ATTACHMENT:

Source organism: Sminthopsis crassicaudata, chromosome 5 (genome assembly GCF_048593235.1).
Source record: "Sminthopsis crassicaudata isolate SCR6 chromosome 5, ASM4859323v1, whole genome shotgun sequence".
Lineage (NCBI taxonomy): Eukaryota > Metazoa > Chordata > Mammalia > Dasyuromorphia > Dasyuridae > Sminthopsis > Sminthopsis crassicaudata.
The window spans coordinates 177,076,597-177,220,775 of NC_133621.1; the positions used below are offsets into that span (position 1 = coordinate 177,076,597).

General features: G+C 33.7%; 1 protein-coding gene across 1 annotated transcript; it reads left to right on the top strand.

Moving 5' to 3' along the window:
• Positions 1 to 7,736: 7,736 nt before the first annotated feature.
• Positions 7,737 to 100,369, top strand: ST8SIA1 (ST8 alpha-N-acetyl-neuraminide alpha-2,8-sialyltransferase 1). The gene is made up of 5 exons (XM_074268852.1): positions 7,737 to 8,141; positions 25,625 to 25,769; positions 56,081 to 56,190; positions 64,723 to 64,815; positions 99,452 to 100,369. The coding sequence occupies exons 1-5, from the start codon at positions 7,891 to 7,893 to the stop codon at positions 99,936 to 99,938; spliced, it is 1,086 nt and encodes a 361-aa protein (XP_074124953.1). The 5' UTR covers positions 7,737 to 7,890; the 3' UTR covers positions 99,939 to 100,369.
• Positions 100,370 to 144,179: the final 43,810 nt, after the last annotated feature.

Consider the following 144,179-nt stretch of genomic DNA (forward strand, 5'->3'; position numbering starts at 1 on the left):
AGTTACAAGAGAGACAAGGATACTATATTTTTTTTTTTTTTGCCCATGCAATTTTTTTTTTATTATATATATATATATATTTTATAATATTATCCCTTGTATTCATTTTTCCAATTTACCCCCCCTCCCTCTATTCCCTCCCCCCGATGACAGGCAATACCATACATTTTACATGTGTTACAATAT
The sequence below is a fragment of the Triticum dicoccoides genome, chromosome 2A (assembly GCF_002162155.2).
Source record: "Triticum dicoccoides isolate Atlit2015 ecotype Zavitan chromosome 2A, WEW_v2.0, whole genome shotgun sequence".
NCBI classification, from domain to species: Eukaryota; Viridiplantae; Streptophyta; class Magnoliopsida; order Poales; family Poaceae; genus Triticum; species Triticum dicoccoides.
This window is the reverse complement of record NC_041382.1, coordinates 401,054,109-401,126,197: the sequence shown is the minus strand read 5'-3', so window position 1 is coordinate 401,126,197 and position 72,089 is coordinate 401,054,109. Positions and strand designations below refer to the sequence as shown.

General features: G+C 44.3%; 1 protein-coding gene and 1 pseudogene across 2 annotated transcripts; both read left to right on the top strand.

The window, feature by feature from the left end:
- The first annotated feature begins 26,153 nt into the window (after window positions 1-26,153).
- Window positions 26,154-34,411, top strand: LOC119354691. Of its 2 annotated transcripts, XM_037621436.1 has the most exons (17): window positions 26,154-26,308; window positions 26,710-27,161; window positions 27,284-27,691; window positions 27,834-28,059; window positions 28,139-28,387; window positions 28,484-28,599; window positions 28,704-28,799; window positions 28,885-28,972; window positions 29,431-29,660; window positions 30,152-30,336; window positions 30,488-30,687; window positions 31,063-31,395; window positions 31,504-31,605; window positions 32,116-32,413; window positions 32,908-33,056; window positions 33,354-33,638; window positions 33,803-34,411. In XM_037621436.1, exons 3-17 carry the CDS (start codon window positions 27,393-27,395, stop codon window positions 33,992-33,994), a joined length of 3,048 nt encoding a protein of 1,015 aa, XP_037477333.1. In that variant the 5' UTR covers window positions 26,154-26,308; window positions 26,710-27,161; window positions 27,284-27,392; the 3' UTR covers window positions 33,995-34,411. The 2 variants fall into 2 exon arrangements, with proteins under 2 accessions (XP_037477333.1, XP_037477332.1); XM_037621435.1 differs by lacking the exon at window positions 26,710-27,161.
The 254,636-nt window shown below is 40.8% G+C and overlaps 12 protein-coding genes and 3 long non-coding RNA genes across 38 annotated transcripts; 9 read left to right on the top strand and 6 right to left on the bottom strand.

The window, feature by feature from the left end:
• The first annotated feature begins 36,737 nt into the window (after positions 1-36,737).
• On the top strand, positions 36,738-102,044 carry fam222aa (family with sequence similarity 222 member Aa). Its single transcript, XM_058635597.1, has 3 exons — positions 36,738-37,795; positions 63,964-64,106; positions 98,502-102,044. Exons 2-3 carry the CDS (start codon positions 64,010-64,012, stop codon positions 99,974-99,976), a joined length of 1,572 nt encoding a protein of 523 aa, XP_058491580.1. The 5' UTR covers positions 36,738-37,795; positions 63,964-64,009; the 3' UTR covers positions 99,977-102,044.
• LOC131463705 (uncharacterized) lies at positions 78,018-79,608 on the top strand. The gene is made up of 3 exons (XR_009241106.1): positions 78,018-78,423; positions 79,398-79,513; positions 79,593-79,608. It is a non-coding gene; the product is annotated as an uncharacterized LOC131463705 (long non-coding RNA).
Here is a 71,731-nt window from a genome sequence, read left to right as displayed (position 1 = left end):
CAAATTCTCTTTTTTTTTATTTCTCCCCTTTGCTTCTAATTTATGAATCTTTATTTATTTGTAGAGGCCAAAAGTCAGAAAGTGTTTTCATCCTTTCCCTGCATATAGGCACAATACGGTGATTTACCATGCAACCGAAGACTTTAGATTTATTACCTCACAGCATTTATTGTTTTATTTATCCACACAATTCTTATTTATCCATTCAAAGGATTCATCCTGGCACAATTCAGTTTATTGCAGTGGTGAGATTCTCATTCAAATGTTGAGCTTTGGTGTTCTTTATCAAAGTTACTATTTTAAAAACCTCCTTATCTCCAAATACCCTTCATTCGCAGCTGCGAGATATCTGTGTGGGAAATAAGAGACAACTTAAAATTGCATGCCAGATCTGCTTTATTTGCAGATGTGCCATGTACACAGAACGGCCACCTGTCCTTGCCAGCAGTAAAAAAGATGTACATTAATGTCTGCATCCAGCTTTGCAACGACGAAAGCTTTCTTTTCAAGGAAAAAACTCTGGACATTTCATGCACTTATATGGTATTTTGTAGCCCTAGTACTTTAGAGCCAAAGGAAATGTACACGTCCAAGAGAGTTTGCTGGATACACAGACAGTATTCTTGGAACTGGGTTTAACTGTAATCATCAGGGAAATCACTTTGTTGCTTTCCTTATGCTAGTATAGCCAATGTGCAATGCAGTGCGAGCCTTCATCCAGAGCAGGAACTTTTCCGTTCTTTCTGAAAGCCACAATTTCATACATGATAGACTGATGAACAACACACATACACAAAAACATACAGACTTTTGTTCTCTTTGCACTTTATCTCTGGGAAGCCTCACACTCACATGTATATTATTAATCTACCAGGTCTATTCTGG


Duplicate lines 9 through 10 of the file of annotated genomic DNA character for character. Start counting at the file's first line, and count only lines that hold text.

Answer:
• Positions 100,370 to 144,179: the final 43,810 nt, after the last annotated feature.

Consider the following 144,179-nt stretch of genomic DNA (forward strand, 5'->3'; position numbering starts at 1 on the left):